Adding chocolate to yogurt gives consumers permission to indulge.

Yogurt with a side of decadence

Adding chocolate to yogurt gives consumers permission to indulge. The yogurt base delivers protein, calcium and other essential nutrients, while the chocolate makes it a special treat. But adding chocolate ingredients to what tends to be a tart, acidic base can be challenging.

“The main issue you face when developing a chocolate yogurt is meeting consumers’ expectations,” Mr. Boza said. “They envision all the decadence that chocolate delivers by itself or as a main ingredient of a dessert but the reality is that when making a chocolate yogurt you have to deal with the intrinsic tartness and sourness of yogurt.

“We have addressed this challenge by increasing the level of sweetness to balance out tartness and also are working with dark cocoa flavor profiles because dark cocoa has bitter notes that blend better with tartness.”

Formulators also must consider the post-acidification process that naturally occurs in yogurt during shelf life.

“Yogurt is a live product, and the cultures continue to produce lactic acid over time,” Mr. Boza said. “This increases tartness and impacts flavor. It’s helpful to use yogurt cultures with low post-acidification behavior. There are also flavor companies introducing new technologies to modulate flavors, by either enhancing or suppressing them according to the product’s needs.”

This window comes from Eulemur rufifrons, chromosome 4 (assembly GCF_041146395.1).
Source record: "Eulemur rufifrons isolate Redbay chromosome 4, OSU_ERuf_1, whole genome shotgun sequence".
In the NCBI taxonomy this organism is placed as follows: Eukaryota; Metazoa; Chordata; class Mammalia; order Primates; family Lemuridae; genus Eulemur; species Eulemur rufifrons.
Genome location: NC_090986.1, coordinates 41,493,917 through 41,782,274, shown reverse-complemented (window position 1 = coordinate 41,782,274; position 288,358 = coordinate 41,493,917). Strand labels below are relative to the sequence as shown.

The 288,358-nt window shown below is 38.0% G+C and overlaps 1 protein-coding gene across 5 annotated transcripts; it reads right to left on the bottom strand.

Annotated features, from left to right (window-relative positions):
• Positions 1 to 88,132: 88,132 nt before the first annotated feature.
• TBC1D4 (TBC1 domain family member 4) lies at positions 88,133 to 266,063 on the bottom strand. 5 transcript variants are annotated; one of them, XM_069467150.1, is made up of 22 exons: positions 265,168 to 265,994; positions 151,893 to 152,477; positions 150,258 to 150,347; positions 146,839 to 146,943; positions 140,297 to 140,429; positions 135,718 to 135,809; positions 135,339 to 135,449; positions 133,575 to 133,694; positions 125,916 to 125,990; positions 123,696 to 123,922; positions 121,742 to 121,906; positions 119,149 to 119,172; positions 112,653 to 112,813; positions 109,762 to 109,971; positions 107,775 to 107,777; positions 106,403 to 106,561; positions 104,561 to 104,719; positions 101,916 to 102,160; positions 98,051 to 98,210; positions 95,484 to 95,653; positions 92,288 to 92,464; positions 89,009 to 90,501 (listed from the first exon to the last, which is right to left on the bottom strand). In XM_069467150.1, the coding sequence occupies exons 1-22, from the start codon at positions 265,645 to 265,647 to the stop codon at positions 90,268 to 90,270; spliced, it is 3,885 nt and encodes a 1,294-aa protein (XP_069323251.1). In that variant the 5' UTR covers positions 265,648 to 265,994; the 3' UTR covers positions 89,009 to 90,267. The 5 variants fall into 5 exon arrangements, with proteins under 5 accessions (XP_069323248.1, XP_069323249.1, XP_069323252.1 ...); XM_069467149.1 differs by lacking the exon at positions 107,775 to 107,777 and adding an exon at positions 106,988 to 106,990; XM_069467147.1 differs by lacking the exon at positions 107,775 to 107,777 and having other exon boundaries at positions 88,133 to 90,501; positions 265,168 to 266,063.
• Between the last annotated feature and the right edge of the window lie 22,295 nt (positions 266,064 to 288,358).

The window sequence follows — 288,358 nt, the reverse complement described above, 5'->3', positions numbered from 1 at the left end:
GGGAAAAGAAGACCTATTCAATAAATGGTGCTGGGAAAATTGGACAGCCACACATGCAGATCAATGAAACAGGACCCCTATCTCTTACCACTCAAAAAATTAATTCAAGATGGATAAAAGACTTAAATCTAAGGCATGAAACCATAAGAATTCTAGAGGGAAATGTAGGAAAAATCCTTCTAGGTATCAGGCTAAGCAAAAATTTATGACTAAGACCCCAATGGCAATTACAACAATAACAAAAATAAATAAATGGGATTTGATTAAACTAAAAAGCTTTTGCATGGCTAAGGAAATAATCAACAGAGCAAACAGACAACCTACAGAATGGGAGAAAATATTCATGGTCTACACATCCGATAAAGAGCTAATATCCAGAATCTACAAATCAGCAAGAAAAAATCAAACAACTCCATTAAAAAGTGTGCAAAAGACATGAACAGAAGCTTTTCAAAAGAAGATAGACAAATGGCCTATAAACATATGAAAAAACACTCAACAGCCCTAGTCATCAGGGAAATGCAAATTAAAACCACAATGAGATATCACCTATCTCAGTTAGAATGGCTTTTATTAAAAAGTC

In addition to managing acidification, there are challenges with how chocolate melts in the mouth. Often with refrigerated yogurt, it does not always get that chance.

“Yogurt is a cold food, and solid chocolate is better enjoyed at room temperature, as most of the flavor is released when the fat melts in the mouth,” said Thierry Saint-Denis, senior research and development director, Danone Dairy North America, White Plains, N.Y. “That is why when small particles of chocolate, such as shavings of chocolate known as stracciatella, are used alone in yogurt, it is a somewhat muted experience for the consumer. This is because we swallow yogurt rather quickly and there is not enough time for the pieces of chocolate to melt.

“A solution is to provide the opportunity to chew and keep the product longer in the mouth, for example when mixed with granola or graham crackers or other solids. This blend is best stored in a different compartment to keep the components crunchy as well as to offer visual cues to the consumer, which impact the overall tasting experience.”

For example, new Dannon Oikos Greek yogurt now comes with a dome of premium inclusions, including some with chocolate. Banana Peanut Butter Crunch is banana cream-flavored yogurt with graham crackers, dark chocolate and peanut butter chips. The Coconut Chocolate Crunch is toasted coconut vanilla-flavored yogurt with graham crackers, dark chocolate and almonds.

Chocolate syrups or variegates are another option. These may be blended into the yogurt, or delivered as a layer, either in the bottom of the cup or on top. The latter is what Dannon does with its Dannon Light & Fit Greek Chocolate on Top. These 5-oz cups contain nonfat Greek yogurt topped with a dollop of smooth, creamy chocolate sauce.